Peer-Reviewed Journal Details
Mandatory Fields
Revez, A., Dunphy, N., Harris,C., Mullally, G., Lennon, B. and Gaffney, C.
International Journal Of Qualitative Methods
Beyond Forecasting : Using a Modified Delphi Method to Build Upon Participatory Action Research in Developing Principles for a Just and Inclusive Energy Transition
Optional Fields
community-based research, mixed methods, PAR—participatory action research, social justice, methods in qualitative inquiry, Delphi panel
Energy transition debates have been characterized by a strong emphasis on the technical implications of shifting away from fossil fuels to renewable energy sources, with little consideration of social contexts. This is now changing, with a growing emphasis on reconfiguring the social aspects of energy, particularly in terms of introducing more democratic processes into behavior change and energy practice engagements. This article situates itself within these debates and demonstrates the transformative potential of combining participatory action research (PAR) approaches with a modified Delphi method for understanding energy transition issues, particularly beyond forecasting instruments. There remains a dearth in literature combining the Delphi method with PAR; its application in the field of energy transitions is very innovative. PAR draws from grassroots and local-based knowledge, Delphi panels typically focus on the insights from a panel of professional experts. In combining these two approaches, to develop principles for an inclusive and just energy transition, a reflexive form of dialogue emerges that gives voice to what are often considered dissonant or mismatched perspectives. Furthermore, the experimental use of a modified Delphi panel, combined with PAR, offers a strategy to promote knowledge sharing between different groups and to counter potential communication barriers among different actors in society. This article shows how a modified Delphi panel approach is considerably enhanced by combining elements of PAR, raising the potential of Delphi panels beyond forecasting instruments, which often seek to determine the way the future “will be,” toward an envisioning tool that collaboratively seeks to explore the way a low-carbon system “could be,” or perhaps “should be.” The development of energy transition principles, endorsed through the modified Delphi panel, offers a concrete way to enact practices of energy justice within a more democratized energy system. Keywords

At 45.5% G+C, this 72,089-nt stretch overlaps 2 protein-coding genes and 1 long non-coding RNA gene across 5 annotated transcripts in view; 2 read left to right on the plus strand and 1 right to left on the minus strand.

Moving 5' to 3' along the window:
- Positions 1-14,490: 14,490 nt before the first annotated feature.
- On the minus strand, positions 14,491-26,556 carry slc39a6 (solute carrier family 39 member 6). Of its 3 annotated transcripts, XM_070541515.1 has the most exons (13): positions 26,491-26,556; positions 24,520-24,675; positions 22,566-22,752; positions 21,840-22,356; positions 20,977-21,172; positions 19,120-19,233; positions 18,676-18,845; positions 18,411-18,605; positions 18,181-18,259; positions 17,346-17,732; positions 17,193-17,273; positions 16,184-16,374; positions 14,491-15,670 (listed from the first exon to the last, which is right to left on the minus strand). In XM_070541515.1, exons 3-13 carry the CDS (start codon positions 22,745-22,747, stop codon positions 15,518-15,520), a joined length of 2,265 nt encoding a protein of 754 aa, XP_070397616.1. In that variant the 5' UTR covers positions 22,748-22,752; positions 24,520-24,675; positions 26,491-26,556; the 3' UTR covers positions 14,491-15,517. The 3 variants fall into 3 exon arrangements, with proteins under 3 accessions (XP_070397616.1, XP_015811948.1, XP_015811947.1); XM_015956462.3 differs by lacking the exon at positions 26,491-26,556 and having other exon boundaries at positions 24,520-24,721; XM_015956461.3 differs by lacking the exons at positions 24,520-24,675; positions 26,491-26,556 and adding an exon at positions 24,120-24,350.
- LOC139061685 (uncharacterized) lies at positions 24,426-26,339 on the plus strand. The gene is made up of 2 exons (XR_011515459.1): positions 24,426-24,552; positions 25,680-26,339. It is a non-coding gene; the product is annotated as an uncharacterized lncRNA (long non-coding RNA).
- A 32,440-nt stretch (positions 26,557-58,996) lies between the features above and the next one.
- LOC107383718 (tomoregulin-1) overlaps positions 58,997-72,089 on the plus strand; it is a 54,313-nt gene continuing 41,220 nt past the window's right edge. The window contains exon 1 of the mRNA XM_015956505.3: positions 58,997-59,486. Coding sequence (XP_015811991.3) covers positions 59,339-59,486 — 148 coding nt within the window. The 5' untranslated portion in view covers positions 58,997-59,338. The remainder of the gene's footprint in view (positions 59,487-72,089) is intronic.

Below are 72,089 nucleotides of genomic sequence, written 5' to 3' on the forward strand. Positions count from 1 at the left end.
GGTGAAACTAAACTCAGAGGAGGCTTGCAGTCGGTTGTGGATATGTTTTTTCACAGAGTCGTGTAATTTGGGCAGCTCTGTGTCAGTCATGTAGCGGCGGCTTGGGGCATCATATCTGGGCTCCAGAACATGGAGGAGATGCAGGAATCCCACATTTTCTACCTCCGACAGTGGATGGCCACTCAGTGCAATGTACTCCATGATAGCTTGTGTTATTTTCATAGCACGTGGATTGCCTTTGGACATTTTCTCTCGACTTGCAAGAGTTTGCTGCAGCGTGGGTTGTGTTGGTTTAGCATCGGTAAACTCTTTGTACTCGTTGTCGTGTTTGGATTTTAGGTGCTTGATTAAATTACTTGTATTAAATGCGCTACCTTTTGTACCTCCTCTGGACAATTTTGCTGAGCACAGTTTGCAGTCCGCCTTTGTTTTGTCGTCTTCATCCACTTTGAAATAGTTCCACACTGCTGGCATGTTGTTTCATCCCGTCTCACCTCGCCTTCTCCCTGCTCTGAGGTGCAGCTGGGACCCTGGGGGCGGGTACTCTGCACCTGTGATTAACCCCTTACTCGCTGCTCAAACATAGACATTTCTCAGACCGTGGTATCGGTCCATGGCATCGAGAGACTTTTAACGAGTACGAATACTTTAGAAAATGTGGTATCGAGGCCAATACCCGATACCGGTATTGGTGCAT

Grant Details
Horizon 2020